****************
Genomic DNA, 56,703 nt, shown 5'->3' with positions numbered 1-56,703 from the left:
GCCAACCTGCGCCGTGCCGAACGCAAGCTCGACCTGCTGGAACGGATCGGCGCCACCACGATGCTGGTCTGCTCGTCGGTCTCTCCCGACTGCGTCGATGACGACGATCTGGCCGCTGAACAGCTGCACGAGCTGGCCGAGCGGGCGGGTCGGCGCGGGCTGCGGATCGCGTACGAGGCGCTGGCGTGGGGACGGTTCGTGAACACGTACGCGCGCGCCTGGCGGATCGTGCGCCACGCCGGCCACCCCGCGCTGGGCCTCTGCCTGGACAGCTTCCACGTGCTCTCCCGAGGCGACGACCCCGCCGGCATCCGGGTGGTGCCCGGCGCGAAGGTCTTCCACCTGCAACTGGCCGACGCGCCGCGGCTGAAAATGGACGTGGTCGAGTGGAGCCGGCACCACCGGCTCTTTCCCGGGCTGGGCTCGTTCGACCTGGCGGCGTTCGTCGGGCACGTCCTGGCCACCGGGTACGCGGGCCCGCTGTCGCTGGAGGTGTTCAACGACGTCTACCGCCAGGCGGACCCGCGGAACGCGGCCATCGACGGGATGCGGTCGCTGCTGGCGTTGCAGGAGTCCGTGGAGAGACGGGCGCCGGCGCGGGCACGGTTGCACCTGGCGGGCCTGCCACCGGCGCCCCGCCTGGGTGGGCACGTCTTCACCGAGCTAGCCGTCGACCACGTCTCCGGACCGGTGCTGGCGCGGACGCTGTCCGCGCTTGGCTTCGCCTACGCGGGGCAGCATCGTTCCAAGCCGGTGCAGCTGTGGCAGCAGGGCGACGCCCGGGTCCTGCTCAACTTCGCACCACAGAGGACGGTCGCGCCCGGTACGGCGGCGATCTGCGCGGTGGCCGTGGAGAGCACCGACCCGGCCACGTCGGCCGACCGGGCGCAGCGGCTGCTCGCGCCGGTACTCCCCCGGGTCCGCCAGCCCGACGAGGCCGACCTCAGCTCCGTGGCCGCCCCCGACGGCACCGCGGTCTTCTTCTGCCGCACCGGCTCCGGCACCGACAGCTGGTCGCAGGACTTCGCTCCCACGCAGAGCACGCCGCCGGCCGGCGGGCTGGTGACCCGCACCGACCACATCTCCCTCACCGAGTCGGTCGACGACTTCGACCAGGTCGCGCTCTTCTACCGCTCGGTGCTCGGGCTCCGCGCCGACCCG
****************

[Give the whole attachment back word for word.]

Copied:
Genomic DNA, 56,703 nt, shown 5'->3' with positions numbered 1-56,703 from the left:
GCCAACCTGCGCCGTGCCGAACGCAAGCTCGACCTGCTGGAACGGATCGGCGCCACCACGATGCTGGTCTGCTCGTCGGTCTCTCCCGACTGCGTCGATGACGACGATCTGGCCGCTGAACAGCTGCACGAGCTGGCCGAGCGGGCGGGTCGGCGCGGGCTGCGGATCGCGTACGAGGCGCTGGCGTGGGGACGGTTCGTGAACACGTACGCGCGCGCCTGGCGGATCGTGCGCCACGCCGGCCACCCCGCGCTGGGCCTCTGCCTGGACAGCTTCCACGTGCTCTCCCGAGGCGACGACCCCGCCGGCATCCGGGTGGTGCCCGGCGCGAAGGTCTTCCACCTGCAACTGGCCGACGCGCCGCGGCTGAAAATGGACGTGGTCGAGTGGAGCCGGCACCACCGGCTCTTTCCCGGGCTGGGCTCGTTCGACCTGGCGGCGTTCGTCGGGCACGTCCTGGCCACCGGGTACGCGGGCCCGCTGTCGCTGGAGGTGTTCAACGACGTCTACCGCCAGGCGGACCCGCGGAACGCGGCCATCGACGGGATGCGGTCGCTGCTGGCGTTGCAGGAGTCCGTGGAGAGACGGGCGCCGGCGCGGGCACGGTTGCACCTGGCGGGCCTGCCACCGGCGCCCCGCCTGGGTGGGCACGTCTTCACCGAGCTAGCCGTCGACCACGTCTCCGGACCGGTGCTGGCGCGGACGCTGTCCGCGCTTGGCTTCGCCTACGCGGGGCAGCATCGTTCCAAGCCGGTGCAGCTGTGGCAGCAGGGCGACGCCCGGGTCCTGCTCAACTTCGCACCACAGAGGACGGTCGCGCCCGGTACGGCGGCGATCTGCGCGGTGGCCGTGGAGAGCACCGACCCGGCCACGTCGGCCGACCGGGCGCAGCGGCTGCTCGCGCCGGTACTCCCCCGGGTCCGCCAGCCCGACGAGGCCGACCTCAGCTCCGTGGCCGCCCCCGACGGCACCGCGGTCTTCTTCTGCCGCACCGGCTCCGGCACCGACAGCTGGTCGCAGGACTTCGCTCCCACGCAGAGCACGCCGCCGGCCGGCGGGCTGGTGACCCGCACCGACCACATCTCCCTCACCGAGTCGGTCGACGACTTCGACCAGGTCGCGCTCTTCTACCGCTCGGTGCTCGGGCTCCGCGCCGACCCG